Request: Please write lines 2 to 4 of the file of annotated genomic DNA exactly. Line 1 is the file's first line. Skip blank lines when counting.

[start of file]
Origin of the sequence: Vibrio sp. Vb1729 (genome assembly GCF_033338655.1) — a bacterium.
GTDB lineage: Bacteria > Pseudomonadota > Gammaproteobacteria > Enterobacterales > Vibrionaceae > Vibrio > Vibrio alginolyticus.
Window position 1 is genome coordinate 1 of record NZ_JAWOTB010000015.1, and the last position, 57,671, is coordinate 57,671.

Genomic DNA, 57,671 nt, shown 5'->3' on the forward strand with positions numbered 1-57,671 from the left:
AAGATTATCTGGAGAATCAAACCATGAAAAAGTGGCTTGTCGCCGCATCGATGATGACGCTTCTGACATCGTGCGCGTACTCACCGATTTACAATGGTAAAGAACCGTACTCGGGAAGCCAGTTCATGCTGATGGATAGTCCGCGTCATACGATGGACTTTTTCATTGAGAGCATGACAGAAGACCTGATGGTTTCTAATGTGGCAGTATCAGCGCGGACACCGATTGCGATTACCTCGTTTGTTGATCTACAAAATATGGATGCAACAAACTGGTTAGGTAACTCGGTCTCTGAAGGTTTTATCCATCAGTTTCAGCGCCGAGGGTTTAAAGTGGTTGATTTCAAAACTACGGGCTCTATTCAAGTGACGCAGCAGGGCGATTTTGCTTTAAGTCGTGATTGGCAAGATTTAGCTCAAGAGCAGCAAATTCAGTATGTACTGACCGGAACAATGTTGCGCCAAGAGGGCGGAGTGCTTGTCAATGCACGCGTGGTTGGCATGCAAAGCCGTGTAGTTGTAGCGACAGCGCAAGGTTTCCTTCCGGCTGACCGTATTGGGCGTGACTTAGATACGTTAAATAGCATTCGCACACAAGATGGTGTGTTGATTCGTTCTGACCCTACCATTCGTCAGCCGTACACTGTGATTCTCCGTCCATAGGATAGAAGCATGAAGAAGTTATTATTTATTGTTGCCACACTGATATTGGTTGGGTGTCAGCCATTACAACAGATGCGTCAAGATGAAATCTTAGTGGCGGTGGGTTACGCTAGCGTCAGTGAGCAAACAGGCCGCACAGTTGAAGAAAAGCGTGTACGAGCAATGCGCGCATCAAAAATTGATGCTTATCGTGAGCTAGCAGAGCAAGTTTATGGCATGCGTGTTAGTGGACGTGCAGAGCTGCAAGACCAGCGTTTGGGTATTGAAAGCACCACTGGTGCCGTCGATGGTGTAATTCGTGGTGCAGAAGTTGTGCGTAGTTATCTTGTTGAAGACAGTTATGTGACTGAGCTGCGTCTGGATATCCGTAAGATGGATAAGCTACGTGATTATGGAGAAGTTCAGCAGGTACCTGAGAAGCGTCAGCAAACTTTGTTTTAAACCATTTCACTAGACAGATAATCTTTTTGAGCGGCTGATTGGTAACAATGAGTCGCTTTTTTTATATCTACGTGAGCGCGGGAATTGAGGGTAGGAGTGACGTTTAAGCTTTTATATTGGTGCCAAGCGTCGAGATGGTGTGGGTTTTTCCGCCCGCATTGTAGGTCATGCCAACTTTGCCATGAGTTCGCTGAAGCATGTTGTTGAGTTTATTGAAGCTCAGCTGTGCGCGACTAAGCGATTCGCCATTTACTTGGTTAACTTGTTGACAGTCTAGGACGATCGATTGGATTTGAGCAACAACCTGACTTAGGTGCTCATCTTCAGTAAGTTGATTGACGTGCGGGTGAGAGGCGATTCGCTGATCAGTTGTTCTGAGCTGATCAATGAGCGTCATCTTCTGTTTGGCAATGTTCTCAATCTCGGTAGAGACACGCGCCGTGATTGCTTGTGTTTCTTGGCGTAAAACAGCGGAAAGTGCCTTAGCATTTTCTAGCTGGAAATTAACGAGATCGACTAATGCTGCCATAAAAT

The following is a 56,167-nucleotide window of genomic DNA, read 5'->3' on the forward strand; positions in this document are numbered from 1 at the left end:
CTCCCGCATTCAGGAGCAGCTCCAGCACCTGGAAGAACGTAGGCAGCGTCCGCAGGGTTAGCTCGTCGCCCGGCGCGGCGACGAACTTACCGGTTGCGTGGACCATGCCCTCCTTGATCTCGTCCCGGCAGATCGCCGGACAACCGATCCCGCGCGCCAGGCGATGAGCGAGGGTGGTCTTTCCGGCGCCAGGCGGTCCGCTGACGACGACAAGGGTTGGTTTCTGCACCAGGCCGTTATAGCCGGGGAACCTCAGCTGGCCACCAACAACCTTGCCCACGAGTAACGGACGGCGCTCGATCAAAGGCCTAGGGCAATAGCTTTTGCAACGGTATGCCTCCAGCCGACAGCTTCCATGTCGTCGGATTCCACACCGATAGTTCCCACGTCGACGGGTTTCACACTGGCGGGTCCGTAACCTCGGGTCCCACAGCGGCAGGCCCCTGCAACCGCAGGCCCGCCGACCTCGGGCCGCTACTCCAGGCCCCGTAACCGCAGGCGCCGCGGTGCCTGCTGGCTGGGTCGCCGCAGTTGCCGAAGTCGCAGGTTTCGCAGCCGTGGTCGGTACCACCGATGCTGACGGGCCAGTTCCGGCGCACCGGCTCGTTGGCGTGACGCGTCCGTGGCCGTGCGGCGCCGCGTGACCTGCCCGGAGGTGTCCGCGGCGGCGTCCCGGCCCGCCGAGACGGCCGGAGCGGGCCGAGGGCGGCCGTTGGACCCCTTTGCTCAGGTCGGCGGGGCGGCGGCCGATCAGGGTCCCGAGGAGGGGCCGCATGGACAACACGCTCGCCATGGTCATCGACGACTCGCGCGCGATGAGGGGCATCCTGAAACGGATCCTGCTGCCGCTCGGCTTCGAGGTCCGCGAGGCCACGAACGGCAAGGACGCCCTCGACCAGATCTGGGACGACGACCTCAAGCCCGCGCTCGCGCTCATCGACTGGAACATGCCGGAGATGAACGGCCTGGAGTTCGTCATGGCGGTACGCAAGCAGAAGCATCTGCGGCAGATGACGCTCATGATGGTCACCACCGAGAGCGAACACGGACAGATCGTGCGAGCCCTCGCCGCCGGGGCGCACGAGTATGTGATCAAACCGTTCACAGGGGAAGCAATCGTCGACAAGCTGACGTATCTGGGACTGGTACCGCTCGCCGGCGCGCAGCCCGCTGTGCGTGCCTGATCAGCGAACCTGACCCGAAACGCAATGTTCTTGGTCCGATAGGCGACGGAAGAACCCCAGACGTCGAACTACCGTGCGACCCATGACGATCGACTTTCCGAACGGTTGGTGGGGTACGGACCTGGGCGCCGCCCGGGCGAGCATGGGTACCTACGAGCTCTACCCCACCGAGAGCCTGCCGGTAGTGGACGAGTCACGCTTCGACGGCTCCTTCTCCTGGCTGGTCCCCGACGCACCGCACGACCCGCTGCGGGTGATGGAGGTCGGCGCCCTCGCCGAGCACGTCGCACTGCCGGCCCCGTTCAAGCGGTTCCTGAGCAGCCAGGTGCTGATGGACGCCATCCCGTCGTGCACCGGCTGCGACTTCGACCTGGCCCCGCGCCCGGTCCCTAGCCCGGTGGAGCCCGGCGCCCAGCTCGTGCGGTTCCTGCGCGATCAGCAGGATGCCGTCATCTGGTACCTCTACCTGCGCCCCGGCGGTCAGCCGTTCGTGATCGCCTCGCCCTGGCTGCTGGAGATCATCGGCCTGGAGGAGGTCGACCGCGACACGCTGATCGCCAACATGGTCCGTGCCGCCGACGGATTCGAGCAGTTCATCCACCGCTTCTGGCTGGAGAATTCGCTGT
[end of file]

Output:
GTDB lineage: Bacteria > Pseudomonadota > Gammaproteobacteria > Enterobacterales > Vibrionaceae > Vibrio > Vibrio alginolyticus.
Window position 1 is genome coordinate 1 of record NZ_JAWOTB010000015.1, and the last position, 57,671, is coordinate 57,671.

Genomic DNA, 57,671 nt, shown 5'->3' on the forward strand with positions numbered 1-57,671 from the left: